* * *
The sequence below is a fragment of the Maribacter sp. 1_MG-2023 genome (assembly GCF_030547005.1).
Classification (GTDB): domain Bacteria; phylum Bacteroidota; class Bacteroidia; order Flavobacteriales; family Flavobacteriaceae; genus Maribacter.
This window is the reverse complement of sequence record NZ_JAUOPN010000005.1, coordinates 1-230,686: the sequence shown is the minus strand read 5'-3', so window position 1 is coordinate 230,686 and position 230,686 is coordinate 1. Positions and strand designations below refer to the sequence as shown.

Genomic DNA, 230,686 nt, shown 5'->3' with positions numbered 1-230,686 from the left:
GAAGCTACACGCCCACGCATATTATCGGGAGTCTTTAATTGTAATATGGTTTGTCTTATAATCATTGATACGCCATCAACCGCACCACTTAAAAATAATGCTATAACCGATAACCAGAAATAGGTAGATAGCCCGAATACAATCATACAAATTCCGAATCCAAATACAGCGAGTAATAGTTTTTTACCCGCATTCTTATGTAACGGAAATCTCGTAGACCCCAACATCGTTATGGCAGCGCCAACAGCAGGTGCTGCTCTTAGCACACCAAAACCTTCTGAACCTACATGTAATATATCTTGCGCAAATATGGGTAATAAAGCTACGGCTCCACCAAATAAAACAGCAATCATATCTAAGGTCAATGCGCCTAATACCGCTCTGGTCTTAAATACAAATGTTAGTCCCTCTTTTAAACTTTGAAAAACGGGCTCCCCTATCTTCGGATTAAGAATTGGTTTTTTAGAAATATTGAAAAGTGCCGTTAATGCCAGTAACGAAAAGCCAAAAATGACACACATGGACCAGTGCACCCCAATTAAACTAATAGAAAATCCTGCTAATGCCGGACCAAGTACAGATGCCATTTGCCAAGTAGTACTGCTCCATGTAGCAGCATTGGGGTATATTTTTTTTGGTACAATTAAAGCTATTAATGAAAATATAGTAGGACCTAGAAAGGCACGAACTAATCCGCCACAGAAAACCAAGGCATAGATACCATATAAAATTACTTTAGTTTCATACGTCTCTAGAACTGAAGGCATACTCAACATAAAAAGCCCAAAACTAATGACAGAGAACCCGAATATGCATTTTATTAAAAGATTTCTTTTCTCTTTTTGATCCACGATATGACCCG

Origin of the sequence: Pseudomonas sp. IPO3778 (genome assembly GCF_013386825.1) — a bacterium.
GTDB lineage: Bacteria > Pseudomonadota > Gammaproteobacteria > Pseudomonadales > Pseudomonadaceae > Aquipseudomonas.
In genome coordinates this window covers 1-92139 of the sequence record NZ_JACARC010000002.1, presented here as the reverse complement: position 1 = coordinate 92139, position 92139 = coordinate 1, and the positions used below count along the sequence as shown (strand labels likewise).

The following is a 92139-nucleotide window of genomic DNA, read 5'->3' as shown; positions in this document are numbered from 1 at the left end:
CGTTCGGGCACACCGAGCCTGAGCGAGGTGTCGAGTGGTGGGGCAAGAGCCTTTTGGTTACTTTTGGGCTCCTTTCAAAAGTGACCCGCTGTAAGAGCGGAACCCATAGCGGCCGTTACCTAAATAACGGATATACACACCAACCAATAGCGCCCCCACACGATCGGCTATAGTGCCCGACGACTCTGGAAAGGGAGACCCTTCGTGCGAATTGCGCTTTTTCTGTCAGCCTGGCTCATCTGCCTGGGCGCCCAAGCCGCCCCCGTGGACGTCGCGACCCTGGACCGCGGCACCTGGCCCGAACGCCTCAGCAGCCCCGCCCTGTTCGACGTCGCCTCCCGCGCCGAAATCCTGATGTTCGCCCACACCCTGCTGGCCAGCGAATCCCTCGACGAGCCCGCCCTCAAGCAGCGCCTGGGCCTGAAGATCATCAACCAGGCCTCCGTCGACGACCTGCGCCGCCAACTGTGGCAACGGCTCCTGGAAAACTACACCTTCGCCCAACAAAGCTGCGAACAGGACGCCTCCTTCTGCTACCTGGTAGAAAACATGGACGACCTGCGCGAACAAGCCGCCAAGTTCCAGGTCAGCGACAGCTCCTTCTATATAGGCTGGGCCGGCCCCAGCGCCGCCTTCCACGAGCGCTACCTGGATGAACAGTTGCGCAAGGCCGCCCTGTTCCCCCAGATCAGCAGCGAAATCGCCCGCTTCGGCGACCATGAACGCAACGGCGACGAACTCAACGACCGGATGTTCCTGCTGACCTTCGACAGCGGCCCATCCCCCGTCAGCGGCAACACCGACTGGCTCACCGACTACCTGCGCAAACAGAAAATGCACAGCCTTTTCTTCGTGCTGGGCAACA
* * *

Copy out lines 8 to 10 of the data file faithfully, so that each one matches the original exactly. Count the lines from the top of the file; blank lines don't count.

In genome coordinates this window covers 1-92139 of the sequence record NZ_JACARC010000002.1, presented here as the reverse complement: position 1 = coordinate 92139, position 92139 = coordinate 1, and the positions used below count along the sequence as shown (strand labels likewise).

The following is a 92139-nucleotide window of genomic DNA, read 5'->3' as shown; positions in this document are numbered from 1 at the left end:
CGTTCGGGCACACCGAGCCTGAGCGAGGTGTCGAGTGGTGGGGCAAGAGCCTTTTGGTTACTTTTGGGCTCCTTTCAAAAGTGACCCGCTGTAAGAGCGGAACCCATAGCGGCCGTTACCTAAATAACGGATATACACACCAACCAATAGCGCCCCCACACGATCGGCTATAGTGCCCGACGACTCTGGAAAGGGAGACCCTTCGTGCGAATTGCGCTTTTTCTGTCAGCCTGGCTCATCTGCCTGGGCGCCCAAGCCGCCCCCGTGGACGTCGCGACCCTGGACCGCGGCACCTGGCCCGAACGCCTCAGCAGCCCCGCCCTGTTCGACGTCGCCTCCCGCGCCGAAATCCTGATGTTCGCCCACACCCTGCTGGCCAGCGAATCCCTCGACGAGCCCGCCCTCAAGCAGCGCCTGGGCCTGAAGATCATCAACCAGGCCTCCGTCGACGACCTGCGCCGCCAACTGTGGCAACGGCTCCTGGAAAACTACACCTTCGCCCAACAAAGCTGCGAACAGGACGCCTCCTTCTGCTACCTGGTAGAAAACATGGACGACCTGCGCGAACAAGCCGCCAAGTTCCAGGTCAGCGACAGCTCCTTCTATATAGGCTGGGCCGGCCCCAGCGCCGCCTTCCACGAGCGCTACCTGGATGAACAGTTGCGCAAGGCCGCCCTGTTCCCCCAGATCAGCAGCGAAATCGCCCGCTTCGGCGACCATGAACGCAACGGCGACGAACTCAACGACCGGATGTTCCTGCTGACCTTCGACAGCGGCCCATCCCCCGTCAGCGGCAACACCGACTGGCTCACCGACTACCTGCGCAAACAGAAAATGCACAGCCTTTTCTTCGTGCTGGGCAACA